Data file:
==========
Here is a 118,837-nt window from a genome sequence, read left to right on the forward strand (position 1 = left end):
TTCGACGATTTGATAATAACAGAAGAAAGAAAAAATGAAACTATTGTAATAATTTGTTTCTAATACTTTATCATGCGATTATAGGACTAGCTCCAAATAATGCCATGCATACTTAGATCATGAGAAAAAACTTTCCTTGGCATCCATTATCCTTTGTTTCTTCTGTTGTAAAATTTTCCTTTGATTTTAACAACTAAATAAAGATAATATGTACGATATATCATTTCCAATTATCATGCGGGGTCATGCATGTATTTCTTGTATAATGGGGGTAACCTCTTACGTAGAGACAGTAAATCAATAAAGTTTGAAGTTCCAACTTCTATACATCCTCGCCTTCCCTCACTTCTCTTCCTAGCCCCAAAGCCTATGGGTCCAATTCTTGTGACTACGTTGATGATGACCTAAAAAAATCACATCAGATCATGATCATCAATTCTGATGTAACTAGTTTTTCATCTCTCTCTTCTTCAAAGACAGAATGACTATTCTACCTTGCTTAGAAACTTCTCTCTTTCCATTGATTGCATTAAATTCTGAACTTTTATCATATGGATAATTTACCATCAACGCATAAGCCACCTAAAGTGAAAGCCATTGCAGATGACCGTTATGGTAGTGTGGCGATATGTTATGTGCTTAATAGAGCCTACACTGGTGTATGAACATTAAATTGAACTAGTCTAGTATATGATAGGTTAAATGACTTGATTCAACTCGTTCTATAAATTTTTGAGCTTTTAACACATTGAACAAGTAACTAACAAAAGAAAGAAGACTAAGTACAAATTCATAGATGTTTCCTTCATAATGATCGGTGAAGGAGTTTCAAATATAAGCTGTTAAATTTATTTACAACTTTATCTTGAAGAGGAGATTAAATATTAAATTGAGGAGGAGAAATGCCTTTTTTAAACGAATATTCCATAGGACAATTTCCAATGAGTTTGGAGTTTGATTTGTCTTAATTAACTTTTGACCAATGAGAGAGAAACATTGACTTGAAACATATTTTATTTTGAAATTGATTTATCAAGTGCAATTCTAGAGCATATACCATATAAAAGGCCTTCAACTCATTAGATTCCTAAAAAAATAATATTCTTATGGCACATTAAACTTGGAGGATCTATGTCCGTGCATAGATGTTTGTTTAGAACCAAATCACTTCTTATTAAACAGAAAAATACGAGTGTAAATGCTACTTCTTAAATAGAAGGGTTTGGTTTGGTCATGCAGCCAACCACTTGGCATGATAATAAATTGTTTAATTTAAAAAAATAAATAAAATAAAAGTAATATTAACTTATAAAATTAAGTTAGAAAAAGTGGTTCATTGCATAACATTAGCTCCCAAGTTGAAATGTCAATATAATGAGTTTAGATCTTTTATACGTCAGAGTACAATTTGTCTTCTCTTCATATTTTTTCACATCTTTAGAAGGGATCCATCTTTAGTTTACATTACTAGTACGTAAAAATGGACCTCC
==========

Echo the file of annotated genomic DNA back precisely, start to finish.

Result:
Here is a 118,837-nt window from a genome sequence, read left to right on the forward strand (position 1 = left end):
TTCGACGATTTGATAATAACAGAAGAAAGAAAAAATGAAACTATTGTAATAATTTGTTTCTAATACTTTATCATGCGATTATAGGACTAGCTCCAAATAATGCCATGCATACTTAGATCATGAGAAAAAACTTTCCTTGGCATCCATTATCCTTTGTTTCTTCTGTTGTAAAATTTTCCTTTGATTTTAACAACTAAATAAAGATAATATGTACGATATATCATTTCCAATTATCATGCGGGGTCATGCATGTATTTCTTGTATAATGGGGGTAACCTCTTACGTAGAGACAGTAAATCAATAAAGTTTGAAGTTCCAACTTCTATACATCCTCGCCTTCCCTCACTTCTCTTCCTAGCCCCAAAGCCTATGGGTCCAATTCTTGTGACTACGTTGATGATGACCTAAAAAAATCACATCAGATCATGATCATCAATTCTGATGTAACTAGTTTTTCATCTCTCTCTTCTTCAAAGACAGAATGACTATTCTACCTTGCTTAGAAACTTCTCTCTTTCCATTGATTGCATTAAATTCTGAACTTTTATCATATGGATAATTTACCATCAACGCATAAGCCACCTAAAGTGAAAGCCATTGCAGATGACCGTTATGGTAGTGTGGCGATATGTTATGTGCTTAATAGAGCCTACACTGGTGTATGAACATTAAATTGAACTAGTCTAGTATATGATAGGTTAAATGACTTGATTCAACTCGTTCTATAAATTTTTGAGCTTTTAACACATTGAACAAGTAACTAACAAAAGAAAGAAGACTAAGTACAAATTCATAGATGTTTCCTTCATAATGATCGGTGAAGGAGTTTCAAATATAAGCTGTTAAATTTATTTACAACTTTATCTTGAAGAGGAGATTAAATATTAAATTGAGGAGGAGAAATGCCTTTTTTAAACGAATATTCCATAGGACAATTTCCAATGAGTTTGGAGTTTGATTTGTCTTAATTAACTTTTGACCAATGAGAGAGAAACATTGACTTGAAACATATTTTATTTTGAAATTGATTTATCAAGTGCAATTCTAGAGCATATACCATATAAAAGGCCTTCAACTCATTAGATTCCTAAAAAAATAATATTCTTATGGCACATTAAACTTGGAGGATCTATGTCCGTGCATAGATGTTTGTTTAGAACCAAATCACTTCTTATTAAACAGAAAAATACGAGTGTAAATGCTACTTCTTAAATAGAAGGGTTTGGTTTGGTCATGCAGCCAACCACTTGGCATGATAATAAATTGTTTAATTTAAAAAAATAAATAAAATAAAAGTAATATTAACTTATAAAATTAAGTTAGAAAAAGTGGTTCATTGCATAACATTAGCTCCCAAGTTGAAATGTCAATATAATGAGTTTAGATCTTTTATACGTCAGAGTACAATTTGTCTTCTCTTCATATTTTTTCACATCTTTAGAAGGGATCCATCTTTAGTTTACATTACTAGTACGTAAAAATGGACCTCC